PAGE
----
Funny Dirty Little War

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Funny Dirty Little War
Funnywardvdcover.jpg
DVD cover
Directed by Héctor Olivera
Produced by Fernando Ayala
Luis O. Repetto
Screenplay by Héctor Olivera
Roberto Cossa
Story by Osvaldo Soriano
Starring Federico Luppi
Miguel Ángel Solá
Ulises Dumont
Lautaro Murúa
Héctor Bidonde
Víctor Laplace
Rodolfo Ranni
Arturo Maly
Music by Óscar Cardozo Ocampo
Cinematography Leonardo Rodríguez Solís
Edited by Eduardo López
Distributed by Cinevista
Production Company:
Aries Cinematográfica
Release date(s)
  • September 22, 1983 (1983-09-22) (Argentina)
  • September 9, 1984 (1984-09-09) (Canada)
  • March 30, 1985 (1985-03-30) (United States)
Running time 80 minutes
Country Argentina
Language Spanish

Funny Dirty Little War (Spanish: No habrá más penas ni olvido; original title translatable as "There will be no more sorrow or forgetfulness", a line from Mi Buenos Aires Querido tango lyrics) is a 1983 Argentine comedy drama film directed by Héctor Olivera, written by Olivera and Roberto Cossa, based on a novel of the same name by Osvaldo Soriano. It was produced by Fernando Ayala and Luis O. Repetto, and stars Federico Luppi, Miguel Ángel Solá, Ulises Dumont, Héctor Bidonde and Víctor Laplace.[1]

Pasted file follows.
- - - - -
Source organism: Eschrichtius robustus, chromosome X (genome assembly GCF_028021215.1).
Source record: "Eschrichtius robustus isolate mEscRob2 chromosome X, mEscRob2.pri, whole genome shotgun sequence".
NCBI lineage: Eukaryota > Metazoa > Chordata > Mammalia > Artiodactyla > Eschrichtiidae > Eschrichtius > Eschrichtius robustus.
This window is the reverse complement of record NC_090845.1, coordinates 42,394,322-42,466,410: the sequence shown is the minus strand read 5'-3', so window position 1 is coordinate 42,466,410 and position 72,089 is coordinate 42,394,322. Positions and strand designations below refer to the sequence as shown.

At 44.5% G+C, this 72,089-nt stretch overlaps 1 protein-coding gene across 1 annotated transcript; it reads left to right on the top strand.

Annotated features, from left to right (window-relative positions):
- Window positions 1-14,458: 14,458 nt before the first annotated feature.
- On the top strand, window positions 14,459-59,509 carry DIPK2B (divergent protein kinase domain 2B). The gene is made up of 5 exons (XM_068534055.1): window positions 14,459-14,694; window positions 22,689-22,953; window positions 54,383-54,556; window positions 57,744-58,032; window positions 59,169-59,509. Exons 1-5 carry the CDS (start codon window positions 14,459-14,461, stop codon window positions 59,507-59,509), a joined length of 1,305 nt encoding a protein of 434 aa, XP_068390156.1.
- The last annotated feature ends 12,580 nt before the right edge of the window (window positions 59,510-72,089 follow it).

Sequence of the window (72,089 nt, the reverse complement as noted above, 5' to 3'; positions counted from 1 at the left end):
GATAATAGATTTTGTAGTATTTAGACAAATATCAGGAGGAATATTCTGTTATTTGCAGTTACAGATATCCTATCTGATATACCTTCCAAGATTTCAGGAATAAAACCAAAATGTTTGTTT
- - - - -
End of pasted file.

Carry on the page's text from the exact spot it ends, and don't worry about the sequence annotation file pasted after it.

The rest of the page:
Plot[edit]

Ricardo Guglielmini is the mayor of Colonia Vela, a small countryside village in an undisclosed province of central Argentina. He plots with the local Peronist political boss, Héctor Suprino, and union leader Reinaldo to get the deputy mayor Ignacio Fuentes out of power due to his increasing popularity (which threatens Guglilemini's decade-long hold on the mayor's office), despite Fuentes being an avid peronist and having once worked under Juan Domingo Perón himself.